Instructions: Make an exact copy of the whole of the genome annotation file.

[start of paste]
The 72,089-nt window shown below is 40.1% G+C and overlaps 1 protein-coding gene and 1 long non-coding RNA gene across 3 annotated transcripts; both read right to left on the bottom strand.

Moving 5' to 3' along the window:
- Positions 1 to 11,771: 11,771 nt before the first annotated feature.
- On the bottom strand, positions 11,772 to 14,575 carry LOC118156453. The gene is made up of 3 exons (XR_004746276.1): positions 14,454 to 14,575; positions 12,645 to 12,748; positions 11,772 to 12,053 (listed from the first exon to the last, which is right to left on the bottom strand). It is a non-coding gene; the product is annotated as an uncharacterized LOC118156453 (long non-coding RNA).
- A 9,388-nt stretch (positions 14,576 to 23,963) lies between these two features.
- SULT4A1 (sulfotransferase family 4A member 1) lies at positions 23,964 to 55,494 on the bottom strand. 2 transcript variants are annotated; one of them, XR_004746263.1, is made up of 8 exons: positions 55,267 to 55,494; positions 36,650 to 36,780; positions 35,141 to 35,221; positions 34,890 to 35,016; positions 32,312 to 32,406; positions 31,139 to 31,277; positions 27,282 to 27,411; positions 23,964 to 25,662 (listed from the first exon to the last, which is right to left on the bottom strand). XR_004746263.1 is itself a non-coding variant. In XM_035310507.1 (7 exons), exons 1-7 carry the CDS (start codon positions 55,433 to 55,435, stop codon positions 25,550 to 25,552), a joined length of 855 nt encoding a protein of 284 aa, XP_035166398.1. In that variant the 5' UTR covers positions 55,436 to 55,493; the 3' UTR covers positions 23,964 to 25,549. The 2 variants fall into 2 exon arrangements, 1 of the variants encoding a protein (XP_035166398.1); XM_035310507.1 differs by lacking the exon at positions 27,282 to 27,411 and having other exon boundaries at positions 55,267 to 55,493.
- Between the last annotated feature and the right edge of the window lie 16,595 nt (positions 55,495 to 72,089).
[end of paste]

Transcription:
The 72,089-nt window shown below is 40.1% G+C and overlaps 1 protein-coding gene and 1 long non-coding RNA gene across 3 annotated transcripts; both read right to left on the bottom strand.

Moving 5' to 3' along the window:
- Positions 1 to 11,771: 11,771 nt before the first annotated feature.
- On the bottom strand, positions 11,772 to 14,575 carry LOC118156453. The gene is made up of 3 exons (XR_004746276.1): positions 14,454 to 14,575; positions 12,645 to 12,748; positions 11,772 to 12,053 (listed from the first exon to the last, which is right to left on the bottom strand). It is a non-coding gene; the product is annotated as an uncharacterized LOC118156453 (long non-coding RNA).
- A 9,388-nt stretch (positions 14,576 to 23,963) lies between these two features.
- SULT4A1 (sulfotransferase family 4A member 1) lies at positions 23,964 to 55,494 on the bottom strand. 2 transcript variants are annotated; one of them, XR_004746263.1, is made up of 8 exons: positions 55,267 to 55,494; positions 36,650 to 36,780; positions 35,141 to 35,221; positions 34,890 to 35,016; positions 32,312 to 32,406; positions 31,139 to 31,277; positions 27,282 to 27,411; positions 23,964 to 25,662 (listed from the first exon to the last, which is right to left on the bottom strand). XR_004746263.1 is itself a non-coding variant. In XM_035310507.1 (7 exons), exons 1-7 carry the CDS (start codon positions 55,433 to 55,435, stop codon positions 25,550 to 25,552), a joined length of 855 nt encoding a protein of 284 aa, XP_035166398.1. In that variant the 5' UTR covers positions 55,436 to 55,493; the 3' UTR covers positions 23,964 to 25,549. The 2 variants fall into 2 exon arrangements, 1 of the variants encoding a protein (XP_035166398.1); XM_035310507.1 differs by lacking the exon at positions 27,282 to 27,411 and having other exon boundaries at positions 55,267 to 55,493.
- Between the last annotated feature and the right edge of the window lie 16,595 nt (positions 55,495 to 72,089).